“It Was a Long Journey Before Obtaining My Visa” - International Student Shares His Study Abroad Story
Czech Republic India Asia International Studies by Erudera News Feb 09, 2021
Knowing it could take up to 3 months, or even more just to obtain a student visa, Aryan Kumar, a computer science freshman from India who is currently pursuing studies at Univerzita Karlova (Charles University) in Prague, Czech Republic, was planning to get an appointment by the end of May 2020, so he would be able to attend university in September.
However, things didn’t go as planned. It was the middle of March 2020 when the Czech Embassy in India shut down for an unspecified period of time, leaving students with no idea when it will open again. As a result, Aryan did not manage to plan his application timeline.
In an interview with Erudera, he said he had consistently tried to reach the executives of the Czech MFA, the Czech Embassy, and the Indian authorities, hoping to receive any explanation or details about essential services resume.
Amid all the vagueness, he decided to proceed with his documentation as usual, optimistic that the embassy would reopen in time and his journey would not become more difficult.
“I checked the Czech MFA’s list of open embassies regularly. Although I understand the rules on the government level are beyond me, I admit to not being pleased by the slow and tedious responsiveness of the MFA and the embassy with respect to the epidemiological situation in India,” he said.
After months of waiting, the embassy would finally reopen in September. Upon reopening, the latter decided to address the issue formally. But yet, another obstacle appeared along the journey of students in achieving their study abroad goals.
Student Mode List – An Extra Hurdle for Students
The obstacle that Aryan mentioned was the Student Mode, which is a special program used to facilitate student visa processing.
“The embassy did not offer regular appointments to students – regular appointment booking takes longer. To get an appointment, a student needed to be on the Student Mode list. To be on the Student Mode is apparently not simple,” Aryan said.
He further explained that the student name must be recommended by the university to MFA, and to his knowledge, the names are chosen randomly.
“As far as I know, the names are then chosen at random. The student mode has 2 phases every month. The university needs to repeatedly recommend a student’s name if they do not get on the list for that particular phase,” he added.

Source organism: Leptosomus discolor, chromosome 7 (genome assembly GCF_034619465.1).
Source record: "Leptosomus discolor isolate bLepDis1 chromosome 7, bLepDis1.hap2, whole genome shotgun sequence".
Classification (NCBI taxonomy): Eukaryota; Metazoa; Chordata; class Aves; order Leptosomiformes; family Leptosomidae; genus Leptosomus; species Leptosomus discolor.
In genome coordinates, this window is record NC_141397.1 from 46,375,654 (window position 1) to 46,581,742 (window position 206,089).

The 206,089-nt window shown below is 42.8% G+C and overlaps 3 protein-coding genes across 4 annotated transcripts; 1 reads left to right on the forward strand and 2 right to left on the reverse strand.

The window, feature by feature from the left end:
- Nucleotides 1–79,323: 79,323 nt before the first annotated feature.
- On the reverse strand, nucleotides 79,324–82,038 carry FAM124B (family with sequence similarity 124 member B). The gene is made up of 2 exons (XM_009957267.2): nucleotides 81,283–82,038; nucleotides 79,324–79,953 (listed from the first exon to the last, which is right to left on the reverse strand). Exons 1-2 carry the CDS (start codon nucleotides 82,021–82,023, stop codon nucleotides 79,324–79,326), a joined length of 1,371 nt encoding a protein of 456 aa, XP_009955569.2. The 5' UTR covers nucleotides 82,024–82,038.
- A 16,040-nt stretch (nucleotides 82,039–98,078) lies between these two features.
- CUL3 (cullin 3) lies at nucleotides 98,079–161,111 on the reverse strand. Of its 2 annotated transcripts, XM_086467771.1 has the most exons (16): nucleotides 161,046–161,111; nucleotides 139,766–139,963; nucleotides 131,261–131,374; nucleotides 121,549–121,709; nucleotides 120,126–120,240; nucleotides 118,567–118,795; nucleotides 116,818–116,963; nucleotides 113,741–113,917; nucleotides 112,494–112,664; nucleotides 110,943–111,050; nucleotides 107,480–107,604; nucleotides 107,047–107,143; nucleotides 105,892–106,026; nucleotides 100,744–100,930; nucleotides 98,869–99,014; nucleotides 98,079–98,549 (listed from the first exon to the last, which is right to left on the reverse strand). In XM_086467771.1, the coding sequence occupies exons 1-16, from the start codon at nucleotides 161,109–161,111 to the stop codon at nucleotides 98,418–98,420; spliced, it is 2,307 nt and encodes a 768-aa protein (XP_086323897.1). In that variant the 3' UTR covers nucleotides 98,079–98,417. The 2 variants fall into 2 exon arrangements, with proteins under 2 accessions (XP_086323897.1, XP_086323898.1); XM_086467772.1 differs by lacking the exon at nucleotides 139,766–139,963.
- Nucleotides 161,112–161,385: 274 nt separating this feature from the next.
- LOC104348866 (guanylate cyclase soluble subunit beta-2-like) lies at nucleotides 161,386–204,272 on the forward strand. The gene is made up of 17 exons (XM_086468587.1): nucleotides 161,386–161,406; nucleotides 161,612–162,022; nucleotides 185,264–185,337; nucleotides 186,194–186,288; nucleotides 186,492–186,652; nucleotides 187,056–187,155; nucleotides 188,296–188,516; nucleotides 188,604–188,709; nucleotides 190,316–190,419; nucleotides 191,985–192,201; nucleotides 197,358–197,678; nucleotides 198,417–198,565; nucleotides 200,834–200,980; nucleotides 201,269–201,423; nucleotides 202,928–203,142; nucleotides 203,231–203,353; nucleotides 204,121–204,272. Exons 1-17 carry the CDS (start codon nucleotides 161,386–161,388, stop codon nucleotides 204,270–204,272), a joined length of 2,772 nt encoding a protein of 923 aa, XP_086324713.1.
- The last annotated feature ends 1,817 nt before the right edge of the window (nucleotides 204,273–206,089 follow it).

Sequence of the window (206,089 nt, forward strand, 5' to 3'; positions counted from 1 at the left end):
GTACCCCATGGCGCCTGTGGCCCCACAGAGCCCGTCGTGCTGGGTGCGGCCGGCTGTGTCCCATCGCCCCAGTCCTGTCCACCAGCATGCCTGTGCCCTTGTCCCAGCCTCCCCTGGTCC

He mentioned that universities would be sending every third-country student’s name as there was no other alternative to Student Mode, and students not planning to attend university anytime soon could get an appointment at the earliest.
Despite managing to be on the list, students could only get an appointment at least one month from the update.
“I happened to be on the list in October and got my appointment in November. I had to get some of my documents reissued because they ran out of validity during the indefinite closure of the embassy. I mentioned this because obtaining those documents was not easy and budget-friendly.”
A month after his appointment, his application was processed. He believes that he got his visa fairly quickly after the appointment, but nonetheless he claims that “it was a very long journey.”
Just a few days after receiving a visa, Aryan flew to Prague. Upon his arrival in Prague, he had to present a negative test in order to avoid quarantine. The latter was mandatory only if the student is COVID-19 positive.
As per COVID-19 developments and their impact on him as a student, he said the pandemic had driven him to make new changes.
“On the one hand, the pandemic has prompted me to constantly make changes, while on the other, it has helped me make new discoveries. I try to morph accordingly with the changes, which are often annoying,” he said.
Univerzita Karlova Assisted International Students in Making Their Arrival Possible
Aryan says that Univerzita Karlova, in particular student advisors and the student affairs department have assisted every student, especially those who were abroad, making their arrival as easy as possible.
Furthermore, he said that all the academic work had been carried out “almost smoothly” over the internet.
“I say so because of the abrupt changes. On the one hand, we had to do twice as much work for documented courses – reading/watching recorded lectures – and attend regular lectures and tutorials as well. On the other hand, this helped greatly to practice and hone our skills just by keeping on track with the course.”
The university uses a Student Information System, through which students can be updated regarding examination dates, while for assignments, Aryan said they are using online platforms such as ReCodEx and Moodle – which have a deadline timer, and even send notifications if the deadline has approached and the assignment has not been completed.
“It is a great tool to get notified right in time if one overlooks an assignment. Above all, however, attending lectures kept me informed of all the assignments. Other than that, I have an iPad that helps me write my assignments and submit them easily,” he said.
Regarding any assistance from the government, Aryan, who is a parent-funded student, said he did not enjoy any benefits and is not informed of other students from other nationalities who have received any assistance from the Czech government related to the pandemic.
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